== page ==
Another One Bites the Dust: ZTE Caves to Microsoft's Android Licensing Demands
April 24, 2013 11:27 AM
comment(s) - last by
Top Chinese phonemaker will pay Microsoft royalties on its devices
And then there was one less.
I. ZTE Caves to Licensing Demands
On Tuesday, Microsoft Corp. (
) VP and general counsel Horacio Gutierrez posted that his company had successfully coerced... er... convinced top Chinese Android smartphone maker ZTE Corp. (
) to pay royalties. The news comes hot on the heels of Microsoft's announcement that top Taiwanese manufacturer Hon Hai Precision Industry Comp. Ltd. (
had agreed to licensing
. Hon Hai owns the Chinese manufacturing subsidiary Foxconn.
In his commentary Mr. Gutierrez comments that Microsoft pays for licensing all the time, just like it's forcing OEMs to. He writes:
Much of the current litigation in the so called “smartphone patent wars” could be avoided if companies were willing to recognize the value of others’ creations in a way that is fair. At Microsoft, experience has taught us that respect for intellectual property rights is a two-way street, and we have always been prepared to respect the rights of others just as we seek respect for our rights. This is why we have paid others more than $4 billion over the last decade to secure intellectual property rights for the products we provide our customers.
ZTE will pay Microsoft on every handset it makes. [Image Source: Reuters]
The licensing deal with ZTE is a big deal as the Chinese OEM is vying with
Technologies Comp. (
) for the title of the world's second largest Android phonemaker.
II. Licensing Remains Microsoft's Top Smartphone Cash-Driver
Nearly three-quarters of Android manufacturers now license Microsoft intellectual property. Microsoft has pressured top Android OEMs
Electronics Comp., Ltd. (
) into licensing payments of $10 or more per Android device sold.
Reports from 2011 indicated that Microsoft is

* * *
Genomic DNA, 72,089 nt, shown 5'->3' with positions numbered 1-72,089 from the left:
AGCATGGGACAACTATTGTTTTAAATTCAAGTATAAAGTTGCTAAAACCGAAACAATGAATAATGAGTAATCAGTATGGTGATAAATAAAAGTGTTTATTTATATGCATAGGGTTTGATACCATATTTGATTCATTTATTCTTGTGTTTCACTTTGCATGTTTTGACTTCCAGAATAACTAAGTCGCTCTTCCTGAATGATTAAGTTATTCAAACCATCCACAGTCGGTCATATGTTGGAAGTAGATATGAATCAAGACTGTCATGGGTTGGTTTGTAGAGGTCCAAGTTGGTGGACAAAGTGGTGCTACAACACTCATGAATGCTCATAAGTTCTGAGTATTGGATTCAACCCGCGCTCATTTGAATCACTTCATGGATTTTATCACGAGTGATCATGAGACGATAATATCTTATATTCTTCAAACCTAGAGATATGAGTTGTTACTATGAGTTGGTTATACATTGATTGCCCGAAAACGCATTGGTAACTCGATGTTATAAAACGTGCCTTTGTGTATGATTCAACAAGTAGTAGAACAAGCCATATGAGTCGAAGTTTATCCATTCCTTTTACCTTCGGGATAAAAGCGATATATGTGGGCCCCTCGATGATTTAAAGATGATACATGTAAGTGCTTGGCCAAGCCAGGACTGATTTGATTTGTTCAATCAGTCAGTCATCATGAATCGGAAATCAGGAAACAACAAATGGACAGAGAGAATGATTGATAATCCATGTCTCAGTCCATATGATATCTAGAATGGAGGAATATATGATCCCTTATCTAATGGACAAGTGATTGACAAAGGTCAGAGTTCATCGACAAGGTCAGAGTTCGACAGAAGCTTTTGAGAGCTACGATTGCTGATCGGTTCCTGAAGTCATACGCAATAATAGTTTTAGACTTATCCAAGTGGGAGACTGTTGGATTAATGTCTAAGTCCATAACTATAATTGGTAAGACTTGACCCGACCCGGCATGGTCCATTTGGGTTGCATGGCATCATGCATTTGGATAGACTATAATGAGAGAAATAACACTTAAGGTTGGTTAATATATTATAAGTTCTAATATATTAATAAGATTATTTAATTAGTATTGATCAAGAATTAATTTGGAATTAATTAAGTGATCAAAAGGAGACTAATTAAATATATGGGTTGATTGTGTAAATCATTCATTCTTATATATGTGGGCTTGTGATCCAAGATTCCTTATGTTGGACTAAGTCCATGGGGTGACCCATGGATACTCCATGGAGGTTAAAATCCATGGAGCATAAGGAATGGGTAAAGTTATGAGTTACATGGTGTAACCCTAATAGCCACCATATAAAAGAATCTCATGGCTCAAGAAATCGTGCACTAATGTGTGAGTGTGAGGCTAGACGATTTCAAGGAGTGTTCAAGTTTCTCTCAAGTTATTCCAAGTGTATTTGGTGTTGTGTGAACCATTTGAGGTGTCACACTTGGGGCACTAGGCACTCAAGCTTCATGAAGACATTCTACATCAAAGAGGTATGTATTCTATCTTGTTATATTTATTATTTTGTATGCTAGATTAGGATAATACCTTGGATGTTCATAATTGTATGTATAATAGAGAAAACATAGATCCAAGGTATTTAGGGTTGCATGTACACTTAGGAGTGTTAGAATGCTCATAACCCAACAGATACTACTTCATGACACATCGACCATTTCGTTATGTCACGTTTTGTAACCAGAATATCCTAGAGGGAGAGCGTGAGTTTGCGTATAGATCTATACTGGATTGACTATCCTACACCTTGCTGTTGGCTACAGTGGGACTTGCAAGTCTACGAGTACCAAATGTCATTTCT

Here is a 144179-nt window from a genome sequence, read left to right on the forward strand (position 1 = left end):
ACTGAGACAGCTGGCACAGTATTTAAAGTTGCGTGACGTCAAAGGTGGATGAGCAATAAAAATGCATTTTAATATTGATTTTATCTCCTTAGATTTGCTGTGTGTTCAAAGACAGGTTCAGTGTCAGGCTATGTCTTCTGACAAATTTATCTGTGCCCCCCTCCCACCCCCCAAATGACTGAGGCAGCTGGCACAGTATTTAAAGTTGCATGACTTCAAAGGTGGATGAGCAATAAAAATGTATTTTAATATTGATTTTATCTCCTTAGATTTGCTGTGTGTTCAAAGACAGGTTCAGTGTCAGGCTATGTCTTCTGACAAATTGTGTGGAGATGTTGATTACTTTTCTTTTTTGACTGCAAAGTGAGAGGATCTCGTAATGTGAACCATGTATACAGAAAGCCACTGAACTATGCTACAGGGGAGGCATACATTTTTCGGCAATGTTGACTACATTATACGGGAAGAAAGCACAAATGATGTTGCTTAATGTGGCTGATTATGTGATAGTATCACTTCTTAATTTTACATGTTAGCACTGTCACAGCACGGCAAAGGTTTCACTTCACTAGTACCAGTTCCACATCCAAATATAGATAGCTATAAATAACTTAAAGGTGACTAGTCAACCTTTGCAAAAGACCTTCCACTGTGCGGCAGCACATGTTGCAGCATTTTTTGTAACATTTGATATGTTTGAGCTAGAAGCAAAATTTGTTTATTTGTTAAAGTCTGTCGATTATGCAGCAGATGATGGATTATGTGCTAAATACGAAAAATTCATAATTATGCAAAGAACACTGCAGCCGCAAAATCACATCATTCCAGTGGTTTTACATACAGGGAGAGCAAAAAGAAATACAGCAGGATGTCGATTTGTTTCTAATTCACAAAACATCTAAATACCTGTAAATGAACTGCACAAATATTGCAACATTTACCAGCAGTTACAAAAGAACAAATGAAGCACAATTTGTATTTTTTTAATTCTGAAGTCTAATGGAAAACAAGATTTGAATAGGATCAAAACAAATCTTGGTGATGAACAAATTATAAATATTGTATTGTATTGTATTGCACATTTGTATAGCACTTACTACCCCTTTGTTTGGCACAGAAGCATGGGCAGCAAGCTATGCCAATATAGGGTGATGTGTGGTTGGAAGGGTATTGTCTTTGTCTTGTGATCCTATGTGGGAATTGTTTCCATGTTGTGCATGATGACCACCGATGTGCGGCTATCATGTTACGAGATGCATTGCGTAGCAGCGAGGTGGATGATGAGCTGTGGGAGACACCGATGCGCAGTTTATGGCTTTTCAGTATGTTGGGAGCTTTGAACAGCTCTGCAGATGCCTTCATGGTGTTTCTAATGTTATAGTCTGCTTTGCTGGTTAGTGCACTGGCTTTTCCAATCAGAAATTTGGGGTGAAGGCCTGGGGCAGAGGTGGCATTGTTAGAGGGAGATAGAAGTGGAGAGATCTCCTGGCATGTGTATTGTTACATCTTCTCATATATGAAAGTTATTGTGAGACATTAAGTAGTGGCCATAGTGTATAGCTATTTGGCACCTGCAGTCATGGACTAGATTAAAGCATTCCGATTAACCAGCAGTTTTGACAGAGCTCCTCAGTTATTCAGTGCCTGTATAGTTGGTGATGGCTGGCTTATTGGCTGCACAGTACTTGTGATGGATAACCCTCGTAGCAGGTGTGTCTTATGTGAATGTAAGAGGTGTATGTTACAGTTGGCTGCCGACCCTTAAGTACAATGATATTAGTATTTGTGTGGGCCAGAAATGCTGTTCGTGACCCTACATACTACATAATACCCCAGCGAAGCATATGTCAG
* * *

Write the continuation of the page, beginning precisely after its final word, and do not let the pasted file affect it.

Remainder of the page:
making far more money from these licensing agreements
than from its own smartphone product, Windows Phone. Given that Android growth has
outpaced Windows Phone growth
and Microsoft has scored
since then, it's relatively safe to say that situation remains even more true today.
Royalties are where the money's at for Microsoft. [Image Source: Life's Cheap Thrills]
Among the top companies to try to fight Microsoft's licensing threats have been Google Inc. (
) subsidiary Motorola Mobility and Barnes & Noble Inc. (
). Barnes & Noble -- perhaps the most vocal critic of Microsoft's threats --
in April of last year, "partnering" with Microsoft and agreeing to pay royalties.
Google/Motorola -- whose legal counsel
compared Microsoft to a "deranged Easter bunny"
-- is still fighting the good fight when it comes to patents. However, the company faces a major judgment day this Friday in Germany. If it loses, it may see its handsets not only banned, but also
seized and destroyed
. Some experts believe that a loss in Germany could force Google to swallow its pride and agree to licensing after long encouraging OEMs to fight Microsoft's demands.
This article is over a month old, voting and posting comments is disabled
RE: die M$...please!
4/25/2013 2:04:35 PM
you're more than ignorant and a fool to boot. I am not commenting on zte, rather Microsoft's willingness to rip patents when and where they can
You have the story completely wrong.